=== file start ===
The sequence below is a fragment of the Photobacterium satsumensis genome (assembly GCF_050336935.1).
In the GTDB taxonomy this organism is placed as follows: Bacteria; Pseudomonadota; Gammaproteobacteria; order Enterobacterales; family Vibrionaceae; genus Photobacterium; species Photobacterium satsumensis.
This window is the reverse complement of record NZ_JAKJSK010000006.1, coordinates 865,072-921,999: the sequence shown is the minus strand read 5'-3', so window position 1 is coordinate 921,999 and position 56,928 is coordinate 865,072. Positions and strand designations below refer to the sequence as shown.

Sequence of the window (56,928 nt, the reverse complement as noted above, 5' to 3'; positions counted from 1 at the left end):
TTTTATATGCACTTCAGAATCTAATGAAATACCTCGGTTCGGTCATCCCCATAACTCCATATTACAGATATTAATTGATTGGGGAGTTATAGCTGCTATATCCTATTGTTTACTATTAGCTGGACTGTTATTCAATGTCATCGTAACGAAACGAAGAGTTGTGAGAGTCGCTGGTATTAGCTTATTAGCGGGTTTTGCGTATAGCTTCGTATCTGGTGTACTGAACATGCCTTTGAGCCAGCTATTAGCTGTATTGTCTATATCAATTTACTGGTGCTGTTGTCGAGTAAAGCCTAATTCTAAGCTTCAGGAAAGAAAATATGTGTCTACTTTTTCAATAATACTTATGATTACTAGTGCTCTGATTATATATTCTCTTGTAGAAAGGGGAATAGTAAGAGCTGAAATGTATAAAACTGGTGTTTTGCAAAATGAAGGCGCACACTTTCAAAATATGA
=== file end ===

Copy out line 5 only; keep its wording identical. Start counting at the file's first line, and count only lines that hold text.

TTTTATATGCACTTCAGAATCTAATGAAATACCTCGGTTCGGTCATCCCCATAACTCCATATTACAGATATTAATTGATTGGGGAGTTATAGCTGCTATATCCTATTGTTTACTATTAGCTGGACTGTTATTCAATGTCATCGTAACGAAACGAAGAGTTGTGAGAGTCGCTGGTATTAGCTTATTAGCGGGTTTTGCGTATAGCTTCGTATCTGGTGTACTGAACATGCCTTTGAGCCAGCTATTAGCTGTATTGTCTATATCAATTTACTGGTGCTGTTGTCGAGTAAAGCCTAATTCTAAGCTTCAGGAAAGAAAATATGTGTCTACTTTTTCAATAATACTTATGATTACTAGTGCTCTGATTATATATTCTCTTGTAGAAAGGGGAATAGTAAGAGCTGAAATGTATAAAACTGGTGTTTTGCAAAATGAAGGCGCACACTTTCAAAATATGA